I was honoured to be part of a panel discussion at Dubai FDI’s Dubai Investment Week conference. Dubai has never been shy in talking about itself as a place to do business within the region, and rightly so, as Dubai has long offered global companies a secure place to set up operations. But the message that Dubai is a ‘hub’ is perhaps a bit misleading.
Whilst Dubai is arguably the region’s most established business centre, the emirate is not all things to all companies. The UAE’s diversification away from oil dependence has set the country on a path toward research and development, financial services, and technology, rather than heavy industry or manufacturing. There are some manufacturers in the UAE, most notably Emirates Global Aluminium and RAK Ceramics, both world leaders in their respective fields.
However it was the emergence of the Dubai International Financial Centre (DIFC), established in 2004, that set Dubai on its current trajectory. The Free Zone dedicated to financial services firms (with its Gate Building featured in Mission Impossible 4), aimed to replicate the success achieved by Dubai Internet City by attracting global giants. Whereas DIC attracted Microsoft, Oracle, IBM, and more, DIFC attracted Standard Chartered, Julius Baer, brokerages, private equity, and similar. Both Bahrain and Qatar have challenged Dubai’s number one status in the past, but both have since focussed on other areas of economic growth. And this has been good for the region as a whole.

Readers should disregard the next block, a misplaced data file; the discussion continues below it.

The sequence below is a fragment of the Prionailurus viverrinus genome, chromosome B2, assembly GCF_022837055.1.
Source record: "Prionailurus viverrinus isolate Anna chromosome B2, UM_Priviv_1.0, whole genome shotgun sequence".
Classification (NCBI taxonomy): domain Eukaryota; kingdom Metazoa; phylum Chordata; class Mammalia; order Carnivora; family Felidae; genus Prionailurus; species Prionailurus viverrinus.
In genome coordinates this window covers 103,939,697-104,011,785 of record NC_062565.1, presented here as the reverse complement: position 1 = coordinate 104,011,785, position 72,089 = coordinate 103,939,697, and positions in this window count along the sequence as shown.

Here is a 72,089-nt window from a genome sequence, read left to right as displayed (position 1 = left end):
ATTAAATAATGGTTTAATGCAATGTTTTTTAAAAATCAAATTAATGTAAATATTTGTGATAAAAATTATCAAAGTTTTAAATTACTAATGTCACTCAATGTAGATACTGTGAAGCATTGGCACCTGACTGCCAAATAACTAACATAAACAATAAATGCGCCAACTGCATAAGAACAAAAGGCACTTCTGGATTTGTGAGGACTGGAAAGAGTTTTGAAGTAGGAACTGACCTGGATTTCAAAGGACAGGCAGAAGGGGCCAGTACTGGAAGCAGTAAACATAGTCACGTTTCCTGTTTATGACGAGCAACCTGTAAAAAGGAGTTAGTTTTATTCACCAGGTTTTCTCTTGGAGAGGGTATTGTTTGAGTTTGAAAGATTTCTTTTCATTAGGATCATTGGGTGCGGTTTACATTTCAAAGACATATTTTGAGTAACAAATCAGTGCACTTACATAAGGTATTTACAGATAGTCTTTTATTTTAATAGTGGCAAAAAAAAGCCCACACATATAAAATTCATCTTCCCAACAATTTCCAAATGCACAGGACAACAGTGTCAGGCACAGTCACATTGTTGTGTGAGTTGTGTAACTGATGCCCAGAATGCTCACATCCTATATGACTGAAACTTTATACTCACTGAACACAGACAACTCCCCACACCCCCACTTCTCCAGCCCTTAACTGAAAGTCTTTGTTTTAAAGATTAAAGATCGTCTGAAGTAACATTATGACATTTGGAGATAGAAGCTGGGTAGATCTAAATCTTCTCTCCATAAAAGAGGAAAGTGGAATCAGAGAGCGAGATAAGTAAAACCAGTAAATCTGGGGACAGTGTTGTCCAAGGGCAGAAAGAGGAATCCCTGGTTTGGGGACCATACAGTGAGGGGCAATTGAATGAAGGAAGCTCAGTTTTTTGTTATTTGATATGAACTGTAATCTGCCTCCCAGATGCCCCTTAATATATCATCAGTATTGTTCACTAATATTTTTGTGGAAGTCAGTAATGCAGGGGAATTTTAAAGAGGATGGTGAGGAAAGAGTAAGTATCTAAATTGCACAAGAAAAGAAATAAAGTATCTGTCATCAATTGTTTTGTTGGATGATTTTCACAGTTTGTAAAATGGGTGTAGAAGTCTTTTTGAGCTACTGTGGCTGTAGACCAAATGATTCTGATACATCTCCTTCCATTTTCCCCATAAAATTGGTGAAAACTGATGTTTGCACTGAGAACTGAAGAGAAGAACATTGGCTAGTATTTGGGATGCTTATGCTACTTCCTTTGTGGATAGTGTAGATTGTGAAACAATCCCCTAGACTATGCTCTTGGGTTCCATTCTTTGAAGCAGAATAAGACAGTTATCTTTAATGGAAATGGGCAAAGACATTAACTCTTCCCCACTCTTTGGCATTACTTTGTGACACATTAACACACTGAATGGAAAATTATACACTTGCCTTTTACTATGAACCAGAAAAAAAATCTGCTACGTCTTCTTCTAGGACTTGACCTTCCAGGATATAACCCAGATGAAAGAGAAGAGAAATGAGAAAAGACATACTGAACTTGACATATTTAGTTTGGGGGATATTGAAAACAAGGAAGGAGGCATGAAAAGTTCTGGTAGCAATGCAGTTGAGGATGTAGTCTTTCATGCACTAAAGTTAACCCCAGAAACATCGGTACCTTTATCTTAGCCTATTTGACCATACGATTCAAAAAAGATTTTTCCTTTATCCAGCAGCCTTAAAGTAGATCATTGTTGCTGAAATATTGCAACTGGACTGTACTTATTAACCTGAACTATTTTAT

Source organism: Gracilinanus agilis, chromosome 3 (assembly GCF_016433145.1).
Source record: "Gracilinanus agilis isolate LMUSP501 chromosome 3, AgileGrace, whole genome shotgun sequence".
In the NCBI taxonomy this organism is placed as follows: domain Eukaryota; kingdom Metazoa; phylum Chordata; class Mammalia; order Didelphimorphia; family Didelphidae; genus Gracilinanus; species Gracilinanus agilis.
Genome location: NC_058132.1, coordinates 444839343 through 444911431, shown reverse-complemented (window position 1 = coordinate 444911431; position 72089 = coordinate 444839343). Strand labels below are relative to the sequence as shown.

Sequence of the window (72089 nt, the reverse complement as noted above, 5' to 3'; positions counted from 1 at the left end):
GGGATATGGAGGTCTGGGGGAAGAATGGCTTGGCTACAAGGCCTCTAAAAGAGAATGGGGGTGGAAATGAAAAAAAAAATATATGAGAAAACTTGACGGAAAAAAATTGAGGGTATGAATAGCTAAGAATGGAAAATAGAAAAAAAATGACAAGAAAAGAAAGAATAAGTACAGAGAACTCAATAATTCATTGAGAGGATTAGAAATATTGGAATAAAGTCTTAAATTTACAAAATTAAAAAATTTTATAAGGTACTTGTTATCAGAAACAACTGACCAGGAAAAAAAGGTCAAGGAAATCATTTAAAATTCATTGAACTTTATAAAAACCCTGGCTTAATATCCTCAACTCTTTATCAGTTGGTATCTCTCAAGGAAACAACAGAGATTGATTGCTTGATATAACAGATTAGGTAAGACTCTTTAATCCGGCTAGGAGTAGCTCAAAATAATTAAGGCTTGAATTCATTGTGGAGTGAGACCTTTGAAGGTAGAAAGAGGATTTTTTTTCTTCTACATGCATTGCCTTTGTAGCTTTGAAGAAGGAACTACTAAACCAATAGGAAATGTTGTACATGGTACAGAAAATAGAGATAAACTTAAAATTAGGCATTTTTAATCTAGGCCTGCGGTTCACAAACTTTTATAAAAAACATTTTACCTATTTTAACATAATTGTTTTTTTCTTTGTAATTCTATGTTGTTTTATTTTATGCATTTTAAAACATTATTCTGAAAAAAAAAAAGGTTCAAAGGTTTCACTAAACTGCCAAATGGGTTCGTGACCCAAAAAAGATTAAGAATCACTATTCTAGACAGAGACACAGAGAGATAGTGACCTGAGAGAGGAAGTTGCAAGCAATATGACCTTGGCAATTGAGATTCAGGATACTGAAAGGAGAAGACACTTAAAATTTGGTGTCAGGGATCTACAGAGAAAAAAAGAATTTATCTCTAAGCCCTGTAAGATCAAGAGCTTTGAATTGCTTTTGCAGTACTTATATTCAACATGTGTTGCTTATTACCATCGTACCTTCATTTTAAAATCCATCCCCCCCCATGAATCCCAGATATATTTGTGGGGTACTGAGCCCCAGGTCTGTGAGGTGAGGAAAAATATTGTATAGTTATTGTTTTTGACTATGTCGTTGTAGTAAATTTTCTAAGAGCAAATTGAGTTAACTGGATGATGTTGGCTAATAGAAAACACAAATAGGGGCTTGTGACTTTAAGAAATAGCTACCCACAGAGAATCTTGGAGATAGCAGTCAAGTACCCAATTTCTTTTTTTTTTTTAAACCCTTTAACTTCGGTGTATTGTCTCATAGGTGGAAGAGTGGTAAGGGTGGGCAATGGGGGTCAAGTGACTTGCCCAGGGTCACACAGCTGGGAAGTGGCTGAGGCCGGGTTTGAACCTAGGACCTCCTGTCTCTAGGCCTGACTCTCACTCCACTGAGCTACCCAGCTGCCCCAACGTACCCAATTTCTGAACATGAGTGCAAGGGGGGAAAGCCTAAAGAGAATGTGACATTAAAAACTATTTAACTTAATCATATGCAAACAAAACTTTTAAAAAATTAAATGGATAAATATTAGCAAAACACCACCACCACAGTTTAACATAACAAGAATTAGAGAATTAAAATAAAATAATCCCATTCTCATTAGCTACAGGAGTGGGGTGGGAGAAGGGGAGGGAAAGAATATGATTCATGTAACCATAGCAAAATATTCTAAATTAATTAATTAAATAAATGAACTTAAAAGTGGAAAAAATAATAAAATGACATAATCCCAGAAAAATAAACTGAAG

As example, Saudi Arabia has the space and the population to support heavy industry. Qatar has dominated the MENA media industry with The Al Jazeera Media Network and The beIN Media Group (think The FIFA World Cup, Game of Thrones, and the BBC’s The Doha Debates). So stating Dubai is a regional hub may be true, as it has been the place international firms choose to settle, but putting the term hub in to context is important.
Probably the best example of Dubai as a knowledge base is the concentration of locally grown IT service firms. Amazon was founded in 1994, PayPal in 1998, so globally we’re used to seeing and using service companies that use the internet rather than creating a physical product. But in the GCC region the most important element of any online service, digital banking, hasn’t been popular. The GCC favours cash over credit and there has been a general mistrust of adding debit or credit cards to websites. But, with local banks pushing customers toward digital banking products, our mindset has changed.
Add to this a 2-1 rate of smartphone penetration and companies like Careem (similar to Uber) are able to flourish. Amazon recently paid $580 million in cash for the regional foothold souq.com would give it, and, Beehive, a peer-to-peer lending network, has the former CEO of the UAE’s largest bank as its Chairman. It doesn’t take much for a good idea to catch on in the UAE. The country has a population of less than 10 million people, most of whom are connected to the internet. With flying taxi’s and free-wifi in most indoor public places, Dubai’s Smart City initiative is becoming a reality as each day passes.
Doing business in Dubai is a lot like doing business in any other major city. The local population is very accepting of international cultures and English is the language spoken in most offices. In fact, the only real differences are the small cultural nuances unique to the Middle East. If you’re looking at a place in the region to open a branch office, or even establish a full presence, the name Dubai is always going to the first one on the list.
Image: Gulf News